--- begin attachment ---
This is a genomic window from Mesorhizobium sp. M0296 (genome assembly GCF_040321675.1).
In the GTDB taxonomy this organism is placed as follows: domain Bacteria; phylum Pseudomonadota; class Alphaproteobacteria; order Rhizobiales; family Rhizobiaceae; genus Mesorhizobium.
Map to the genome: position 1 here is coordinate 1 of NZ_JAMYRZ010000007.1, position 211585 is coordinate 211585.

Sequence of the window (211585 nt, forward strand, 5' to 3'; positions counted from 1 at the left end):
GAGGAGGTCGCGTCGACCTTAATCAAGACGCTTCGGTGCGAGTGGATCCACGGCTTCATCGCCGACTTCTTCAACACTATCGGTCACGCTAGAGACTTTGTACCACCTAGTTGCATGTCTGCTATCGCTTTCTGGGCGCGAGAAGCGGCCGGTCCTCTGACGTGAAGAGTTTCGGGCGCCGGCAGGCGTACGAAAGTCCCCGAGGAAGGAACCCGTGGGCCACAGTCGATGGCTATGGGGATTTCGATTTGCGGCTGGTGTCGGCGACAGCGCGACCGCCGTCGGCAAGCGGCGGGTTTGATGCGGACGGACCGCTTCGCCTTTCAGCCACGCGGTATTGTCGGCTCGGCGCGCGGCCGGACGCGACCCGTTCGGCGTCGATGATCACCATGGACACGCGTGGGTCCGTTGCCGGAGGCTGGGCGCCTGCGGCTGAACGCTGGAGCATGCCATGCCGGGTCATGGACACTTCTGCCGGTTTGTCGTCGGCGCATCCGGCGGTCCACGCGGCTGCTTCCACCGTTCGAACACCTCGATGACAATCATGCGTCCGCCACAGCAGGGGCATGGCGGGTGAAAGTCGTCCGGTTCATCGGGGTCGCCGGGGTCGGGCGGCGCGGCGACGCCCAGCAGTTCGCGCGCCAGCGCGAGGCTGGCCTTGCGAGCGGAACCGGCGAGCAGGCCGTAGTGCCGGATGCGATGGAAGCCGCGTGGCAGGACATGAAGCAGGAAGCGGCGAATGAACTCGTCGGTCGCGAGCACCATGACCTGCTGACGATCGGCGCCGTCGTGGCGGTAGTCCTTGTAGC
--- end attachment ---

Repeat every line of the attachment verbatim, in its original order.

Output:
This is a genomic window from Mesorhizobium sp. M0296 (genome assembly GCF_040321675.1).
In the GTDB taxonomy this organism is placed as follows: domain Bacteria; phylum Pseudomonadota; class Alphaproteobacteria; order Rhizobiales; family Rhizobiaceae; genus Mesorhizobium.
Map to the genome: position 1 here is coordinate 1 of NZ_JAMYRZ010000007.1, position 211585 is coordinate 211585.

Sequence of the window (211585 nt, forward strand, 5' to 3'; positions counted from 1 at the left end):
GAGGAGGTCGCGTCGACCTTAATCAAGACGCTTCGGTGCGAGTGGATCCACGGCTTCATCGCCGACTTCTTCAACACTATCGGTCACGCTAGAGACTTTGTACCACCTAGTTGCATGTCTGCTATCGCTTTCTGGGCGCGAGAAGCGGCCGGTCCTCTGACGTGAAGAGTTTCGGGCGCCGGCAGGCGTACGAAAGTCCCCGAGGAAGGAACCCGTGGGCCACAGTCGATGGCTATGGGGATTTCGATTTGCGGCTGGTGTCGGCGACAGCGCGACCGCCGTCGGCAAGCGGCGGGTTTGATGCGGACGGACCGCTTCGCCTTTCAGCCACGCGGTATTGTCGGCTCGGCGCGCGGCCGGACGCGACCCGTTCGGCGTCGATGATCACCATGGACACGCGTGGGTCCGTTGCCGGAGGCTGGGCGCCTGCGGCTGAACGCTGGAGCATGCCATGCCGGGTCATGGACACTTCTGCCGGTTTGTCGTCGGCGCATCCGGCGGTCCACGCGGCTGCTTCCACCGTTCGAACACCTCGATGACAATCATGCGTCCGCCACAGCAGGGGCATGGCGGGTGAAAGTCGTCCGGTTCATCGGGGTCGCCGGGGTCGGGCGGCGCGGCGACGCCCAGCAGTTCGCGCGCCAGCGCGAGGCTGGCCTTGCGAGCGGAACCGGCGAGCAGGCCGTAGTGCCGGATGCGATGGAAGCCGCGTGGCAGGACATGAAGCAGGAAGCGGCGAATGAACTCGTCGGTCGCGAGCACCATGACCTGCTGACGATCGGCGCCGTCGTGGCGGTAGTCCTTGTAGC